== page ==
In the beginning, the United States government and its contractors assigned IP number blocks by class, as follows:
This method had inefficiencies that exhausted the availability of IPv4 numbers faster than necessary. For example, when a small organization required addresses for 255 devices, a class C number block would not be sufficient so they would obtain a class B block and not use over 65,000 of the available IP numbers in the block. With only a finite total of IPv4 numbers available (2 or about 4.29 billion), in the late 1980s and early 1990s when personal computing exploded in popularity and the World Wide Web (WWW) was invented, it quickly became apparent that this inefficient method of assigning blocks would exhaust the number of available blocks quickly. To address this, Classless Inter-Domain Routing (CIDR) was introduced in 1993.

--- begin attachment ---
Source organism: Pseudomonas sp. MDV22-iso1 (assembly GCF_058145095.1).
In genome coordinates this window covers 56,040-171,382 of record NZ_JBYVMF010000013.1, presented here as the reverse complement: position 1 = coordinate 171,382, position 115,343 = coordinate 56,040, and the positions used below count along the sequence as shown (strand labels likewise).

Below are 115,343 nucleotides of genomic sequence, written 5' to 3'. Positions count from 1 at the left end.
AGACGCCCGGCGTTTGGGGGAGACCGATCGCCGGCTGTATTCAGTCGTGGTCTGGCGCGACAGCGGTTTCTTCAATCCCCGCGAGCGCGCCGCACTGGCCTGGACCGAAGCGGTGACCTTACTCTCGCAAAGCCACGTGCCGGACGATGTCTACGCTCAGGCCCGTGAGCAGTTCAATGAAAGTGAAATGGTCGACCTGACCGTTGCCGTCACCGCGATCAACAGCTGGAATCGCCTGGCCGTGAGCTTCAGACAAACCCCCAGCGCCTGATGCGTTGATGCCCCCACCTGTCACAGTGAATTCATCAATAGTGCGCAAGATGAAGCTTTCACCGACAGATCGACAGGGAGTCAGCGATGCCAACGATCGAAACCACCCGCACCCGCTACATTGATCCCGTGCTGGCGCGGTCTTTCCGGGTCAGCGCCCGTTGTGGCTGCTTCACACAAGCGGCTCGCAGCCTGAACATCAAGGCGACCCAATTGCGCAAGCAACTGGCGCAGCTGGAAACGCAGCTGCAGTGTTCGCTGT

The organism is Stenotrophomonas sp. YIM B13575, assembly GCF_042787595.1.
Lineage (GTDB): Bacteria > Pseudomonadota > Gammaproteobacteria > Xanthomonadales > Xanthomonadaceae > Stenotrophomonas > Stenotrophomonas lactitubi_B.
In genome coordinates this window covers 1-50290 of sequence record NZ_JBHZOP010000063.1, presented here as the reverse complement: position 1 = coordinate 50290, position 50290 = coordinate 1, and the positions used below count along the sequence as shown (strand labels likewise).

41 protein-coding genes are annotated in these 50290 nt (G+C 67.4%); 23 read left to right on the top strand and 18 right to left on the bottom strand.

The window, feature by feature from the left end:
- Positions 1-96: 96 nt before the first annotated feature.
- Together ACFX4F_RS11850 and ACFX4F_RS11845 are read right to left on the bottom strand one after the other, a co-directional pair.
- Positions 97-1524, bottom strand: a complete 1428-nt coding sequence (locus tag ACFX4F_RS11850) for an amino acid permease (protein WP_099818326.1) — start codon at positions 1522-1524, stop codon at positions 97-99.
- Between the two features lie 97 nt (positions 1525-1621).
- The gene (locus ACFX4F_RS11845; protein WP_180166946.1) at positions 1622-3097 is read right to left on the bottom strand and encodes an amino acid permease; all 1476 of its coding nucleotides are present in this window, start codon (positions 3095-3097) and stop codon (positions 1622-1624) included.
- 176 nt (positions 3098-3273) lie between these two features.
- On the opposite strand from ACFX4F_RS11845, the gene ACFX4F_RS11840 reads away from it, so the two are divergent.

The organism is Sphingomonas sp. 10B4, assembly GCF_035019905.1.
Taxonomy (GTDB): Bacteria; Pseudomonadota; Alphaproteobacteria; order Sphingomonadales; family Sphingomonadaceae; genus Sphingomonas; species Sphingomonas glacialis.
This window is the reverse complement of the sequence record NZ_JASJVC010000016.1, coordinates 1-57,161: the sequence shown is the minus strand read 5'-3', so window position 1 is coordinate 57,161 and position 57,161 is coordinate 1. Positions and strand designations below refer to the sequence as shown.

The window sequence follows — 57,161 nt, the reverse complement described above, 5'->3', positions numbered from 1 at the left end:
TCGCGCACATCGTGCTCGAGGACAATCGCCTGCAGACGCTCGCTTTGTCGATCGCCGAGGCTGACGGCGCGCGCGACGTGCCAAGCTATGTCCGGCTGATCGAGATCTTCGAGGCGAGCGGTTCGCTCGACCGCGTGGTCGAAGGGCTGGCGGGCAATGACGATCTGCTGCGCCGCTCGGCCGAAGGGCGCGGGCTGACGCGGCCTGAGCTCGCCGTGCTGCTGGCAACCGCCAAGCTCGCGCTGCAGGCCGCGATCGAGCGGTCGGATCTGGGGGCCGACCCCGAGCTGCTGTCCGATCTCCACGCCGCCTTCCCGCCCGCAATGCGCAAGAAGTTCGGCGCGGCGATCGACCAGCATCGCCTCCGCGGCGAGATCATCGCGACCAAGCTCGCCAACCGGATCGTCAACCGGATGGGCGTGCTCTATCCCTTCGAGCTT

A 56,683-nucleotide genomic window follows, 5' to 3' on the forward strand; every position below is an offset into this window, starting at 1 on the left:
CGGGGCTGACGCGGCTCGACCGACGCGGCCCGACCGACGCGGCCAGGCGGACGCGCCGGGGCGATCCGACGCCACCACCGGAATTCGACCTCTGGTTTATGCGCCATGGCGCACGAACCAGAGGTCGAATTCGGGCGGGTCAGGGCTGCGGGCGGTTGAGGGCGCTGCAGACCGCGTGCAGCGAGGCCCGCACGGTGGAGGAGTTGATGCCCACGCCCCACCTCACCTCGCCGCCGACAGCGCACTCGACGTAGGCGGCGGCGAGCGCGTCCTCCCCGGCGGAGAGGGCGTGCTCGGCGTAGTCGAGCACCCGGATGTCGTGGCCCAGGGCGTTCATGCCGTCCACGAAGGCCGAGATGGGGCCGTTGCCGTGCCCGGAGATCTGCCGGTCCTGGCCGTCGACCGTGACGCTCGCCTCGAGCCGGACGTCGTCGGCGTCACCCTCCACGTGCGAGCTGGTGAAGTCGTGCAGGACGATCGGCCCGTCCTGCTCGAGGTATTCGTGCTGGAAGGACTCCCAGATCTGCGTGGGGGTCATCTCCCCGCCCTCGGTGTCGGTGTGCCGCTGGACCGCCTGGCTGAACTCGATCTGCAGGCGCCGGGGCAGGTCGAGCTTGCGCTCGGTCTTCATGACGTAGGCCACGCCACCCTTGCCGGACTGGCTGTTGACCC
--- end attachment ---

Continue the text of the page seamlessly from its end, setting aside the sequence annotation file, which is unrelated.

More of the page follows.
CIDR is an efficient IP addressing scheme that reduces the size of routing tables and makes more IP numbers within the designated number block available for use as an IP address. CIDR notation specifies the starting number and size of a block and is expressed as an IP number block followed by a slash, followed by the decimal number of the leading bits of the routing prefix; for example: 192.168.0.0/16. The number to the right of the slash, in this case a 16, is the CIDR notation number block size. To count the quantity of contiguous numbers in the block, subtract the CIDR notation number block size from 32 and then raise 2 to that power – in other words, 2(32-CIDR) or in the case of our example, 216 = 65,536 or the size of an original Class B block.
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